Stephen Reader covers politics for It's a Free Country, WNYC's interactive politics site. He joined the station in 2010 and has also worked for Studio 360, WNYC's Peabody Award-winning show about art, culture, and creativity.
Welcome to Politics Bites, where every afternoon at It's A Free Country, we bring you the unmissable quotes from the morning's political conversations on WNYC. Today on The Brian Lehrer Show, Andrea Bernstein, WNYC reporter and director of the Transportation Nation blog, and Bob Hennelly, WNYC senior reporter, talked about Sunday's 9/11 ceremony.
Given the current state of things—Congress' abysmal approval rating, gridlock on Capitol Hill, how hard it is for the President to schedule a speech—the political unity we experienced in the wake of 9/11 seems a fantasy.
But it was very real, remembers Andrea Bernstein. She told Brian Lehrer that Americans' desire for political stability—any stability—was so strong that incumbent politicians in the New York City area were more popular than any others in the country. It would have gotten Mayor Rudy Giuliani re-elected in 2002 if he hadn't been term-limited out, Bernstein said; but he was viewed so favorably post-9/11 that when he endorsed Michael Bloomberg, it was as good as appointing him.
On 9/11 that was the Democratic mayoral primary and at the time Bloomberg was 25 points behind. When we woke up that day to cover the election, we were convinced that the next mayor of New York City was going to be selected among the Democratic field. That didn't happen in large part because of the transference of blessing from Giuliani to Michael Bloomberg.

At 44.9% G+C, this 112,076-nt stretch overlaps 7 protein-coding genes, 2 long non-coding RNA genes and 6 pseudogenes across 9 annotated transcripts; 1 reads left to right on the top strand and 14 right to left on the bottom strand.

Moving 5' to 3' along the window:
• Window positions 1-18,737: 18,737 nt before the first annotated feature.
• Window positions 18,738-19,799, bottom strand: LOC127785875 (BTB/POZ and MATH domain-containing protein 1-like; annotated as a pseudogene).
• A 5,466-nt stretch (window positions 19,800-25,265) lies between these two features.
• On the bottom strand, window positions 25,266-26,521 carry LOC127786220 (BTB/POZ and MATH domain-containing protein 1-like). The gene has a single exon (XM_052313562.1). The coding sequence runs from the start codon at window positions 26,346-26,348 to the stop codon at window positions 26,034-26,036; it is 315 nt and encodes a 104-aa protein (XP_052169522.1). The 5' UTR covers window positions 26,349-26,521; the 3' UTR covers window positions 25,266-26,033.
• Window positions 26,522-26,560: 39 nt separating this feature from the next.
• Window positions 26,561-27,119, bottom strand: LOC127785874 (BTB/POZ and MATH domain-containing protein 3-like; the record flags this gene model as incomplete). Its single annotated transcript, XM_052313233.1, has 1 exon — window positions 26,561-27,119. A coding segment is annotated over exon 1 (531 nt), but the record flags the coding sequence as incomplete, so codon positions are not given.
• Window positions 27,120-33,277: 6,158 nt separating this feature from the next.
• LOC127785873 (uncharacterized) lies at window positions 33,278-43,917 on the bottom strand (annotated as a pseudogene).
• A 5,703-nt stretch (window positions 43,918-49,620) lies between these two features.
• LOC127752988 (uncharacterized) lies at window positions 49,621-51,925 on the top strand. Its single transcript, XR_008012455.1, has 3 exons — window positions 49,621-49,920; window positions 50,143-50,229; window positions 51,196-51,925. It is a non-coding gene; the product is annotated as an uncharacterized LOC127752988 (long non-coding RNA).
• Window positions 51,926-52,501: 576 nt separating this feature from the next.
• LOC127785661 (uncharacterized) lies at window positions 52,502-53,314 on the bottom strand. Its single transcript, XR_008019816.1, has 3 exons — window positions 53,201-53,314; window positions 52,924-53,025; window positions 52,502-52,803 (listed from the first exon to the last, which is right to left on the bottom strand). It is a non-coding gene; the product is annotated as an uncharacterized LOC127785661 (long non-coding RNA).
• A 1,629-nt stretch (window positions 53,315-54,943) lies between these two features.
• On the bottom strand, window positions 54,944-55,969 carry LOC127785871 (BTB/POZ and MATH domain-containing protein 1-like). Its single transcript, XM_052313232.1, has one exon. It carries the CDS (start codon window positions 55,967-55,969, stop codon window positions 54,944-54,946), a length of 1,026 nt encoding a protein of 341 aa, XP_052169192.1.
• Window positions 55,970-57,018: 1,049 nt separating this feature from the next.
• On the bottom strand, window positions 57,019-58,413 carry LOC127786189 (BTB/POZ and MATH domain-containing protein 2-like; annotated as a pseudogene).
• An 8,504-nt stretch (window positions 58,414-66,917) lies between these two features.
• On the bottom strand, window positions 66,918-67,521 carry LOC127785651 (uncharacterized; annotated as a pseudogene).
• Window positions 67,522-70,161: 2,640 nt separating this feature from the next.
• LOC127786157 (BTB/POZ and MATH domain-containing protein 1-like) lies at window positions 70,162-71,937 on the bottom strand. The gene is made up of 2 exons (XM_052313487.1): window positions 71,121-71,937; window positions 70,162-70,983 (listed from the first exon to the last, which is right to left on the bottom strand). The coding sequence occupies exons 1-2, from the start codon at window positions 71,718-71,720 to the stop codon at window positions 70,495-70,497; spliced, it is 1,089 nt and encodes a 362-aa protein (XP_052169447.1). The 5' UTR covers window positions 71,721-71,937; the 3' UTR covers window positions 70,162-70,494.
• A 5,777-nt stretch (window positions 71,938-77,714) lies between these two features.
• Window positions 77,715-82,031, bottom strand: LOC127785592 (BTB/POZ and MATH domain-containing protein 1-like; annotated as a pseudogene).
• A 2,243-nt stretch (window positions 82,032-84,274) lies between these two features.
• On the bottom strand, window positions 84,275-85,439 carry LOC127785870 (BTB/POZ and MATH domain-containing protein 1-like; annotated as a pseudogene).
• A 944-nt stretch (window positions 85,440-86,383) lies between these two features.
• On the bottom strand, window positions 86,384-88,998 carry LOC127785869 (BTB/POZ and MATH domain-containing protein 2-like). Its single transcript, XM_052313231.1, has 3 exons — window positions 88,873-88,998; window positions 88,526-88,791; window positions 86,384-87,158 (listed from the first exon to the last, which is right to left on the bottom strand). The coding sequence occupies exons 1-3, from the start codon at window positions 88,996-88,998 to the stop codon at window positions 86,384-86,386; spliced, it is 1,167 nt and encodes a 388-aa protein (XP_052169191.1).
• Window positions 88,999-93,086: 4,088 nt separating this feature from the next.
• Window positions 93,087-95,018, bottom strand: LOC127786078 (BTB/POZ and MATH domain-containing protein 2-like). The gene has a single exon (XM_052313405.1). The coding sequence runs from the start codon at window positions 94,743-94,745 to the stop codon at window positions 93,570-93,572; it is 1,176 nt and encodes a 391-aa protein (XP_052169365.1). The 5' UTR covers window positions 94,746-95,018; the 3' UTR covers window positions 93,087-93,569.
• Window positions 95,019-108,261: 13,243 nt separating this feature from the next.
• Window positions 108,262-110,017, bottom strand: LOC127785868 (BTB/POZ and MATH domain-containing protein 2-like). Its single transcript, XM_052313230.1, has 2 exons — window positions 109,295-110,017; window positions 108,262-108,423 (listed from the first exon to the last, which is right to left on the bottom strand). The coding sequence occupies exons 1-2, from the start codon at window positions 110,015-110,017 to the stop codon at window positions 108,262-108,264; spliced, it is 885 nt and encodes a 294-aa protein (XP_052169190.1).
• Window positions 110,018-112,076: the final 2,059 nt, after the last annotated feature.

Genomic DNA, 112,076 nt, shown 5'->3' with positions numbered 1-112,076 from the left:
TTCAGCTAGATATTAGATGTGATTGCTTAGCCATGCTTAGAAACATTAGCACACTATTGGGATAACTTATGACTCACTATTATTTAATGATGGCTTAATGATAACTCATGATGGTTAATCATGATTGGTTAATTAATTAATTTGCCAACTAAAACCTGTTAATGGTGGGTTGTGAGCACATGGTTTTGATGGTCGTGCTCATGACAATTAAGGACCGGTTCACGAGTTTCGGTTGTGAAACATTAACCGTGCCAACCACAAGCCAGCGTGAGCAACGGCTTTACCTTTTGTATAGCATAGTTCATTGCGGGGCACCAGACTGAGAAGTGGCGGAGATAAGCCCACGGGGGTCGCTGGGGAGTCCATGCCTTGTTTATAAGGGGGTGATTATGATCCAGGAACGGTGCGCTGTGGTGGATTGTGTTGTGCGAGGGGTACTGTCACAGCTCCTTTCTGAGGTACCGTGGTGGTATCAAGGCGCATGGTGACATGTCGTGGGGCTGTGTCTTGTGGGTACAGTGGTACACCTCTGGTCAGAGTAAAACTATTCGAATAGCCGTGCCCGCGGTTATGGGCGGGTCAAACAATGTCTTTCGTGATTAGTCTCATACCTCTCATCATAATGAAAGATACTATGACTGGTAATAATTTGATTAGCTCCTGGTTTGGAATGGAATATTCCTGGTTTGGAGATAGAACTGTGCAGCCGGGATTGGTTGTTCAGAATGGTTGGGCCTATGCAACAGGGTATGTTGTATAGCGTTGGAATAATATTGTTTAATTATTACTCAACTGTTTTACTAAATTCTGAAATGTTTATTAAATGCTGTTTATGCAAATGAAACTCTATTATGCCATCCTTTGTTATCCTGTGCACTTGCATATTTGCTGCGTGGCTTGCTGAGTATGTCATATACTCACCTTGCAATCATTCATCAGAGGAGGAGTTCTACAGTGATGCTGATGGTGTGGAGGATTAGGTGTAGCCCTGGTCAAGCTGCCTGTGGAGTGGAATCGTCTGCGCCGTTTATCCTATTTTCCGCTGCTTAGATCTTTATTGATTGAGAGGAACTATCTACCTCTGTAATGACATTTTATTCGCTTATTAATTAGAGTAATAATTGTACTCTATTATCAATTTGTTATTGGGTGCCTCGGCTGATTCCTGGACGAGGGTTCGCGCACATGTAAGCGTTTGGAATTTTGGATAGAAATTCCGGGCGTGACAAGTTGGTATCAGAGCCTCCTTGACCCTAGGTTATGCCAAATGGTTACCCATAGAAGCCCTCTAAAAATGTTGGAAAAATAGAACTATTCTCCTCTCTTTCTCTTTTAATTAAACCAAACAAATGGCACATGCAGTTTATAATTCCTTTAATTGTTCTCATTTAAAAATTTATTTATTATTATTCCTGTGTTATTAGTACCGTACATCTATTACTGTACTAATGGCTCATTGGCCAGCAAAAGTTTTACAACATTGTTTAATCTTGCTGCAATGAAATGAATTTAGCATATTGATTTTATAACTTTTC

It goes without saying that mayoral politics is minutiae compared to 9/11's effect on the world at large. In fact, it was reflection upon the latter that Bob Hennelly said was lacking from yesterday's anniversary proceedings. Hennelly took issue with what some public speakers said as well as what they neglected to say, singling out Vice President Joe Biden for his comment that the attacks "woke a sleeping giant."
Yes, we woke up a sleeping giant perhaps, but this is a sleeping giant who is deeply in debt, who is ensnared in overt wars in Afghanistan and Iraq and covert operations in several other countries. So much of our current economic problems can be traced back to that.
Emotional and psychological healing has yet to yield healing policies. Ten years later, we are still far from being the nation we were before September 11th. But Hennelly said that in terms of global awareness, perhaps there's a silver lining to being woken.
I would hope that if 9/11 does anything, it gives us a new global literacy. We had a blind spot on September 11th through which those planes flew. The best deterrent is to have a kind of global engagement, being more aware of what's going on around us.
America had to become very aware very quickly with the advent of the Arab Spring, which gave us the opportunity to forge new relationships with the Arab world that could be more positive and productive than the ones we had with old regimes. Hennelly wondered how well the United States could navigate this new Middle East, and if that might be the best protection of all.
From Egypt to Tunisia, the cry in the street is no longer "Jihad!", but "Give me a job!" We have a whole generation of the Arab street that is coming into its own, that wants their nations back. You saw the fall of [Hosni] Mubarak—to a large degree his existence was part of the petri dish that gave rise to the Muslim Brotherhood and Al Qaeda. Now that that's fallen away, can America be a handmaiden to this rebirth of potentiality?